Ashish Koul is a Singh Postdoctoral Associate in the Council on South Asian Studies at the MacMillan Center. Her work focuses on caste, Islam, and politics in South Asia, with law and gender as components within that framework. We talk with Professor Koul about her essay, “Making new Muslim Arains: reform and social mobility in colonial Punjab, 1890s-1910s.”
The Yale Club of London cordially invites you to:
Saturday, 27 January 2018
7.30 pm to 1:00 am
General Admission: £28.75
In this podcast series, World Fellows director Emma Sky talks with Fellows about their lives and work. To download and listen to all podcasts in the series, go to iTunesU or the World Fellows page on Soundcloud.
The 2017 Yale Greenberg World Fellows concluded their four-month journey at Yale during the Closing Ceremony in Horchow Hall’s GM Room on Dec. 7, 2017.
The 16 Fellows and two Associate Fellows were recognized for their contributions to the Yale community and each received a certificate. The ceremony was attended by friends and family members of the fellows, student liaisons who worked with fellows, Yale faculty and World Fellows & Jackson Institute staff.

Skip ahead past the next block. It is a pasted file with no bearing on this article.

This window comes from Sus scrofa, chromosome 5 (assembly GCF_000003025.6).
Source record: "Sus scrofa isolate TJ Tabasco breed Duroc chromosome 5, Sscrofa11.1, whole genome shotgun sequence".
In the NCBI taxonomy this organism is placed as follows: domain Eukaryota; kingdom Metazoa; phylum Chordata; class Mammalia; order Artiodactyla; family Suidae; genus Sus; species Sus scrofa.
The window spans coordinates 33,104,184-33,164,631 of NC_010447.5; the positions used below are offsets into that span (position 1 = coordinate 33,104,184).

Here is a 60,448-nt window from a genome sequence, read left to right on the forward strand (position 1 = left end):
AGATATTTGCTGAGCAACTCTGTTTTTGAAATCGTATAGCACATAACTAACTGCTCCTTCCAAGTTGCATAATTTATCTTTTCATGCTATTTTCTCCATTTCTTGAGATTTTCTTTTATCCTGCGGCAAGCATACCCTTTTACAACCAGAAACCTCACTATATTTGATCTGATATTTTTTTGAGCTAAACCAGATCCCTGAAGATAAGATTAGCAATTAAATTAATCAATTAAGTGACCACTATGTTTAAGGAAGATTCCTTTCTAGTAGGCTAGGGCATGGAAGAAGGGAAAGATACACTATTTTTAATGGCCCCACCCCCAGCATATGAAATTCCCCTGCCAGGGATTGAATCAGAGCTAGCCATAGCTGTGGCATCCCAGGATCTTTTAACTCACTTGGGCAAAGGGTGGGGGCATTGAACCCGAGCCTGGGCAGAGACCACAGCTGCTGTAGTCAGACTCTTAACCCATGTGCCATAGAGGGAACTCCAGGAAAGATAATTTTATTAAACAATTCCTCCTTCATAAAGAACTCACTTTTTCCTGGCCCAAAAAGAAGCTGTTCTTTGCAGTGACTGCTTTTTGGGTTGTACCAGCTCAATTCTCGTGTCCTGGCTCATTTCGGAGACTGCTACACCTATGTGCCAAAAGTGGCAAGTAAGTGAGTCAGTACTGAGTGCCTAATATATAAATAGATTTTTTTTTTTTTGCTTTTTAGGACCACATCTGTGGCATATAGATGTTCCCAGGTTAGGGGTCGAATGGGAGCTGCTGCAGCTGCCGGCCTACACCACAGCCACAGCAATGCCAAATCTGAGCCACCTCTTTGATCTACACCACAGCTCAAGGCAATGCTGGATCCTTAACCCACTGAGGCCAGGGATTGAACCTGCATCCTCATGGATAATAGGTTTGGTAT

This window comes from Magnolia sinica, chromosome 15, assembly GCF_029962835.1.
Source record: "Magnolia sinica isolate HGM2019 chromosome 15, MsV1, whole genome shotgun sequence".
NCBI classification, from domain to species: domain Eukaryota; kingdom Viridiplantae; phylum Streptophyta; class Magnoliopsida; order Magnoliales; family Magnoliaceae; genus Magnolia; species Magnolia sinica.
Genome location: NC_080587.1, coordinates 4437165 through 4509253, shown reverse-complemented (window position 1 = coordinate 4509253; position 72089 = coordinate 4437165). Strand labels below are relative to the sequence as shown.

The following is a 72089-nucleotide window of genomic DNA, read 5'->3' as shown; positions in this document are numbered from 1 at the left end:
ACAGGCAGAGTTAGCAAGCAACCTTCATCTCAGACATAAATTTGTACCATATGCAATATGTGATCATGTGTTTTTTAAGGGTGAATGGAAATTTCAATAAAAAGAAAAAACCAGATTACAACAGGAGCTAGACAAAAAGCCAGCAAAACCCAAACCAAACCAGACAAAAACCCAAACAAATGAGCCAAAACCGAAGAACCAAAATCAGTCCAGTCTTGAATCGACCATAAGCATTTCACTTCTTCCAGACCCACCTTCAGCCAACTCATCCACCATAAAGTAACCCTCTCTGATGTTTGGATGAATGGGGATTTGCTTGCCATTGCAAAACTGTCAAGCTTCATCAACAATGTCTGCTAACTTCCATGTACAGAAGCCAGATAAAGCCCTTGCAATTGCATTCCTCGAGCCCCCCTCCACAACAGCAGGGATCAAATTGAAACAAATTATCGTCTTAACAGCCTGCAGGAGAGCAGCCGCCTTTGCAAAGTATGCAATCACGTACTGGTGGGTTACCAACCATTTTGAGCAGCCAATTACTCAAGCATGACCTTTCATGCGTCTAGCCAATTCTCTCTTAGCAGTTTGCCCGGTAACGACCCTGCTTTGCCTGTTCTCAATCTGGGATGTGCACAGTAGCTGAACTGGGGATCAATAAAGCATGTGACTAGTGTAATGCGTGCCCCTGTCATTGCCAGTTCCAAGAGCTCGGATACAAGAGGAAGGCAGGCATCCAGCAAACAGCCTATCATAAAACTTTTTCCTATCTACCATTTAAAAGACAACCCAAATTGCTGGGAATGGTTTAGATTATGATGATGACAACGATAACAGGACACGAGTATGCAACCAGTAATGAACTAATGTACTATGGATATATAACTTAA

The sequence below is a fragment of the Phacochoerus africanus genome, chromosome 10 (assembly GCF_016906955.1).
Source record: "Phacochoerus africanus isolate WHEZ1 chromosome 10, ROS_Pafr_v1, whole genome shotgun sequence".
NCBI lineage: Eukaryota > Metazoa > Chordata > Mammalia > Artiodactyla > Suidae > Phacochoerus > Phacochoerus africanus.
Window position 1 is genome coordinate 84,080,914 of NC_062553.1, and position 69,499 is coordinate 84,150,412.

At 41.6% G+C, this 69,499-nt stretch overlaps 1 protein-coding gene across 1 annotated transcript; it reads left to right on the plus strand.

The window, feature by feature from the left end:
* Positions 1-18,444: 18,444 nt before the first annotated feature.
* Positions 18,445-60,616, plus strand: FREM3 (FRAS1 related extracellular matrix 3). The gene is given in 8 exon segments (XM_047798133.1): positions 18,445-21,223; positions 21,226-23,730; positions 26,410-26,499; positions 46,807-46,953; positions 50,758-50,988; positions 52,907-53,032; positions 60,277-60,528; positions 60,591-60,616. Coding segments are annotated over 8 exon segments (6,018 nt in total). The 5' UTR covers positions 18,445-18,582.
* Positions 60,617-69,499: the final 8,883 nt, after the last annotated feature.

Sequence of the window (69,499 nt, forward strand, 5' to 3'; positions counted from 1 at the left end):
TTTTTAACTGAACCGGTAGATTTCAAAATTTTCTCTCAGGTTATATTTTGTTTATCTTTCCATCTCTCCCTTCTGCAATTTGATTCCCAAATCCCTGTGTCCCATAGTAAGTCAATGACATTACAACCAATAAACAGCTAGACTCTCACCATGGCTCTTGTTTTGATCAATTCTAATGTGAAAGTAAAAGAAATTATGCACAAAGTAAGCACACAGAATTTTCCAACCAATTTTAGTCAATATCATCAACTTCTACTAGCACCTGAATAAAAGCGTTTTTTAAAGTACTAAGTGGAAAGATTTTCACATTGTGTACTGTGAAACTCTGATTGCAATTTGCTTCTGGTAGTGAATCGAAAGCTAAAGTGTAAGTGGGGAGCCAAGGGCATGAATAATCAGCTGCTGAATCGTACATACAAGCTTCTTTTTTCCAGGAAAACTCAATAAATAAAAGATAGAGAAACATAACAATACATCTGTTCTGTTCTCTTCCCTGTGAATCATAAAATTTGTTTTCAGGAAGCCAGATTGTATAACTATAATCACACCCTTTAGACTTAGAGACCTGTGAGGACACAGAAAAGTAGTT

“Thank you for enriching our community,” Professor Jim Levinsohn told Fellows. “We’re a better place because you’re here,” added Levinsohn, who serves as director of the Jackson Institute for Global Affairs, home to the World Fellows Program.
The loss of forests in Africa in the past century is substantially less than previously estimated, an analysis of historical records and paleontology evidence by Yale researchers shows.
Previous estimates put deforestation at 35% to 55% on the continent since 1900. The new analysis estimates closed-canopy forests have shrunk by 21.7%, according to findings published Dec. 11 in the journal Nature Ecology and Evolution. However, research also shows that some West and East African forests have been reduced between 80% and 90%.